Lockdown diary

by isabelrogers

The following is an edited recording found in the flat of Gregory Fawcett.



Decided to record my thoughts during this exciting opportunity. I’m four floors up and have three months’ worth of pot noodles and vitamin tablets. Not that I’m going to admit to it on the neighbourhood WhatsApp group. Finally, I can achieve my dream of learning to play my grandmother’s cello – it’s been next to the wardrobe for fifteen years. I can do this. If the kids in the flat upstairs can do flute and trumpet, and Mrs Kowalski over the road can start the piano, I too can be a musician!


Downloaded sheet music for Elgar’s cello concerto and it looks great. Familiarising myself by singing along to a record. Yesterday’s practice session went well. I think the new strings are roughly right. There are only four of them. This is going to be so much easier than the guitar. Mrs Kowalski has noticed what I’m doing. Maybe we can duet across the street soon? She’s getting on very well indeed. Sometimes I hear her when her window’s open: her piano is right next to it. Her face looks so lovely when she plays.


It’s early afternoon now, or ‘half past second pot noodle’, as I’m calling it! [laughter, sigh] Couldn’t concentrate earlier as Trumpet Kid upstairs was squirting out Silent Night, really badly. In April, duh! Anyway, I’m going to do some warm up studies like my online tutorial says. I’ll tackle the Elgar tomorrow. After all, Bill Murray in Groundhog Day took ages to get brilliant.


[whispered, close to microphone] It’s five am. I’ve realised the only way an artist can focus is in absolute silence. Going to read through some Bach before Trumpet Kid gets any ideas. No sign of Mrs Kowalski yet. Curtains closed. Not that it’s a race or anything.


After yesterday’s debacle, I’ve waited until eleven a.m. to begin today’s study. Honestly, you’d have thought I was trying to drill through their ceiling instead of bringing the joy of music into their lives, the way they were carrying on, with their frankly intrusive shouts of “shut up” and “our family is trying to sleep” and “you deranged lunatic”. Anyway, today I make up lost time. Apparently I must practise for ten thousand hours to be any good. I can fit in maybe eighteen a day. As long as I don’t start before mid-morning. Mrs Kowalski waved earlier. Her playing is coming on really well. I think we have a connection.


[External ambience, sounds of gulls] We must reflect on our journey towards musicianship. For what is more noble than striving for excellence? We must make sacrifices. Looking down at the street below, it brings home how lonely the life of a musician is. Not for me the waving of passers-by through the window, bringing precious human contact. Up here on the fourth floor, we know solitude. Me and Mrs Kowalski. United in art. [noise of something dropping in liquid] Oh god, no! You little b– [liquid spilling, clothes brushing microphone] Right in my tea, you bugger! Bloody hell. [shouts] And you can bog off, Mrs Kowalski! It’s not funny. [sound of door slamming]


Decided to take a day off, as God intended. My confidence has received a setback, I don’t mind admitting. Mrs Kowalski had her window open yesterday, playing something rather marvellous – Chopin, I think. I was drawn to my balcony, to enjoy her open air concert. Then she looked straight at me, put both her hands in the air and laughed. It’s a bloody Clavinova! All this time. I don’t know what truth is any more.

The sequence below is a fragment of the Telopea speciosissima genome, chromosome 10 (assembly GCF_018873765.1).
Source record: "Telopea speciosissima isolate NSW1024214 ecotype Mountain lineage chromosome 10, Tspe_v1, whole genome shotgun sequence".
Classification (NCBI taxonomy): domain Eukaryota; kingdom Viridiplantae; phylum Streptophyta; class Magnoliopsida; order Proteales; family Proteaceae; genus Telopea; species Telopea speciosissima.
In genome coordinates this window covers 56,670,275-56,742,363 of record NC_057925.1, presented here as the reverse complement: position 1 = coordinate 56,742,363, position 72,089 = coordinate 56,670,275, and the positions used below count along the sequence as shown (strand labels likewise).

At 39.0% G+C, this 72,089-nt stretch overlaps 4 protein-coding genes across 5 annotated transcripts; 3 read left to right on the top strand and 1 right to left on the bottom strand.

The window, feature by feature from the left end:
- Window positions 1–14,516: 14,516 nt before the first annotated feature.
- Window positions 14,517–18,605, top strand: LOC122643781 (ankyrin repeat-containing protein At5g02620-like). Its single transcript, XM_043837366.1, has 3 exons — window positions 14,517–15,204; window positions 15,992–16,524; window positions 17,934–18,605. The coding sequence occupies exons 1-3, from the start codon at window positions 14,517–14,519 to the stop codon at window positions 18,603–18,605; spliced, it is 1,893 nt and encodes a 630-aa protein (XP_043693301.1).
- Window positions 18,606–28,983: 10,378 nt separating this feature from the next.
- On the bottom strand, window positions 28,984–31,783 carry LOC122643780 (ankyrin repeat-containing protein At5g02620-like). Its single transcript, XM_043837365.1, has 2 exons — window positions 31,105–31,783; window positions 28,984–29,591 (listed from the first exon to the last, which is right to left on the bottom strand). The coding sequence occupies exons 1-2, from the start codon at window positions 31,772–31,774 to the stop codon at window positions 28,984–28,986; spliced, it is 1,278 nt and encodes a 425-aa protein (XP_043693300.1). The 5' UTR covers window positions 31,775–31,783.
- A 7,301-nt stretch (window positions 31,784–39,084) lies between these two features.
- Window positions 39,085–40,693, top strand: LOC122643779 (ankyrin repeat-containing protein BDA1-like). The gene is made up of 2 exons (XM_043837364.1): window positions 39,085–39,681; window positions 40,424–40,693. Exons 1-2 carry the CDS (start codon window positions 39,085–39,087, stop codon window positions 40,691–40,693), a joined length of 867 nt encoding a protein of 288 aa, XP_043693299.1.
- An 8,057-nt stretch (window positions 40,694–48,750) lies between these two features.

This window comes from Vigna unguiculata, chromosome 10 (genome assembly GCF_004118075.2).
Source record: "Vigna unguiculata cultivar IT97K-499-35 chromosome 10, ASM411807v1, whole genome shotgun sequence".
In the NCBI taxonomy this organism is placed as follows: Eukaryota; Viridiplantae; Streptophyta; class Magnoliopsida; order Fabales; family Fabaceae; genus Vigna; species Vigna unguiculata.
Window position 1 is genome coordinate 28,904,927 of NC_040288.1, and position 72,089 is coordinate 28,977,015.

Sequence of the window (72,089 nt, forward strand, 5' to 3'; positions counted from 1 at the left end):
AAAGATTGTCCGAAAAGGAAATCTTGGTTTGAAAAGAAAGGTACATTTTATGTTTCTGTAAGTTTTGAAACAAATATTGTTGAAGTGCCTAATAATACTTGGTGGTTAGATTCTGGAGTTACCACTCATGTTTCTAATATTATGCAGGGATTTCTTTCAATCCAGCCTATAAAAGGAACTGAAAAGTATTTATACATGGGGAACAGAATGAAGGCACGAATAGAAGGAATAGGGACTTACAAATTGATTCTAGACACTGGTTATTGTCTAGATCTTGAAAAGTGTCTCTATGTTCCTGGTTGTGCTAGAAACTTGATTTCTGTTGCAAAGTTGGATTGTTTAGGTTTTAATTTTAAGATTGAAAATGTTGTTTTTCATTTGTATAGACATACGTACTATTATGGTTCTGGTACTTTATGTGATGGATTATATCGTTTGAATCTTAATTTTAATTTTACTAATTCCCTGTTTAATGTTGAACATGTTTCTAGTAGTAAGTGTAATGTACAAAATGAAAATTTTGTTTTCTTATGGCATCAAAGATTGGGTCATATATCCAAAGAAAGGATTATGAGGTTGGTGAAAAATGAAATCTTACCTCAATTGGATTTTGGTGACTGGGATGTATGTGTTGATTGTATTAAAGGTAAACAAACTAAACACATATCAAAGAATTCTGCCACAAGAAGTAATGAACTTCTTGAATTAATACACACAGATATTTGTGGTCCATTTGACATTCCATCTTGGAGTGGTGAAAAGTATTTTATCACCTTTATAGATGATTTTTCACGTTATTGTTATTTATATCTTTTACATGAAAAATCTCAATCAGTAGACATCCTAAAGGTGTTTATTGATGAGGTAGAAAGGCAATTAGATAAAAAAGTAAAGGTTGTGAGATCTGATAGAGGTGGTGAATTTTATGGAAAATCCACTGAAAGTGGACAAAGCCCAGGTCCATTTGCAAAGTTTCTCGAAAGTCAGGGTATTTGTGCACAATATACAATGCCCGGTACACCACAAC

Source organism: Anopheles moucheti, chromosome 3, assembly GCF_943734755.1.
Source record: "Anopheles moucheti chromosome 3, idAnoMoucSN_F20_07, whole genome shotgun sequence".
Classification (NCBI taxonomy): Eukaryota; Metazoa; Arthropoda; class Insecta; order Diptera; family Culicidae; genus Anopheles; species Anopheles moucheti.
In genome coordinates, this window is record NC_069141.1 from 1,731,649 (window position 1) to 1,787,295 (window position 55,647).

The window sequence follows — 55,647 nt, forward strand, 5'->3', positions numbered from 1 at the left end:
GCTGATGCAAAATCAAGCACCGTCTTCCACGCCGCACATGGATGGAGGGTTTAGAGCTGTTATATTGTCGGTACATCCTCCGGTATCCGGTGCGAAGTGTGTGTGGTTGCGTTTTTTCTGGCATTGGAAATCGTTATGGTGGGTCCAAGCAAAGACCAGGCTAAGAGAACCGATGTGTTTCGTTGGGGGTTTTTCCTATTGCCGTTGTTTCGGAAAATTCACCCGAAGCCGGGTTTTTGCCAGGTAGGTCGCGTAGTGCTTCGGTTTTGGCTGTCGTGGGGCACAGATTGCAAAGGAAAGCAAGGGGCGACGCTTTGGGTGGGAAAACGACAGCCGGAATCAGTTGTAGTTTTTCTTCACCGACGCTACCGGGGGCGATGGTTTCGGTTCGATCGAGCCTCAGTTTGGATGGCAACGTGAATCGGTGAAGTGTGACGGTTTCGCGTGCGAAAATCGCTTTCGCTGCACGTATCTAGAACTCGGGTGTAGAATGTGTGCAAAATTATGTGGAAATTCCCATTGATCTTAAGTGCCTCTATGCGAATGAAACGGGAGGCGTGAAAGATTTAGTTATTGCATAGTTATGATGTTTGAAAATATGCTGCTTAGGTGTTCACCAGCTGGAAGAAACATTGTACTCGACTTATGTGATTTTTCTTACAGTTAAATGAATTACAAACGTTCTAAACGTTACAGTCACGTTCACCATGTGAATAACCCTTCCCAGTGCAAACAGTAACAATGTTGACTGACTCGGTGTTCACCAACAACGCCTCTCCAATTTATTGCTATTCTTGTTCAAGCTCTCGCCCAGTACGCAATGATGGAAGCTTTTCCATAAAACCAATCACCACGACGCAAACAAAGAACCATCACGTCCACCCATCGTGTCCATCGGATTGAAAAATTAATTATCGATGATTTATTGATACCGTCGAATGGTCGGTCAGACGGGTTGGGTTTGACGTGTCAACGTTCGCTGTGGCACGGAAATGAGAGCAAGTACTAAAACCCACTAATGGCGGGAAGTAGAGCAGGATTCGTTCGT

Trumpet Kid and Flute Kid are doing some kind of duet. It’s a bit difficult to hear the flute when the trumpet’s going, to be honest. Unless the flute goes really high. I think they’ve noticed that too, so Flute Kid has been playing really high since breakfast. My tinnitus has kicked in.


Built a drum kit out of empty pot noodles. Can’t get the full range, as they’re all the same size, so it’s a bit monotonous. Chap downstairs is joining in every now and then on his ceiling, which gives a lovely sense of community. I wonder if Mrs Kowalski wants to try an old-fashioned walkie talkie with two of them and a bit of string stretched over the street. [pause] Everything is starting to look like a noodle and my kettle is scared.


[whispering] I’ve found the frequency of the universe! Listen! [cello C string plucked] If I lie down with the cello here under the coffee table, the resonance is [plucks string again] amazing. Wow. [plucks string again]I’ve been doing this all night and, honestly, it just gets better.


Mrs Kowalski keeps calling to me from her window. I don’t want to answer. I don’t think her playing is ready to meld with my one-ness in the frequency universe. She didn’t catch any of the Noodle Walkie Talkies I threw yesterday. [plucks cello string] We don’t need her. We’re going solo.


[whispering] I think Mrs Kowalski can fly! I can hear her on the other side of my front door now. She’s brought some friends. I wonder if they can fly too? [sound of cracking wood, footsteps, questioning voices] Mrs Kowalski! Hello. You smell lovely up close. I’m playing my one-note Bach suites – wanna hear them? [plucks cello string] Put down my coffee table this instant! Wait – are we doing a flash mob? Brilliant!

And that was how The Fawcett Follies were born: Gregory found companionship and musical fulfilment during his hospital stay, going on to record multi-million selling work, giving us the first immersive, cross-medium, tastable concept album based around pot noodle timbres.

We hope you enjoyed your trip to Fawcett Follies World, curated in Gregory’s original flat. The coffee table and Gregory’s grandmother’s cello are on display in the sitting room. In the window opposite, you can see a life-size cut-out of Mrs Kowalski waving. The gift shop is on your right. Please return this audio guide in the deposit box provided. Have a great day, and keep noodling!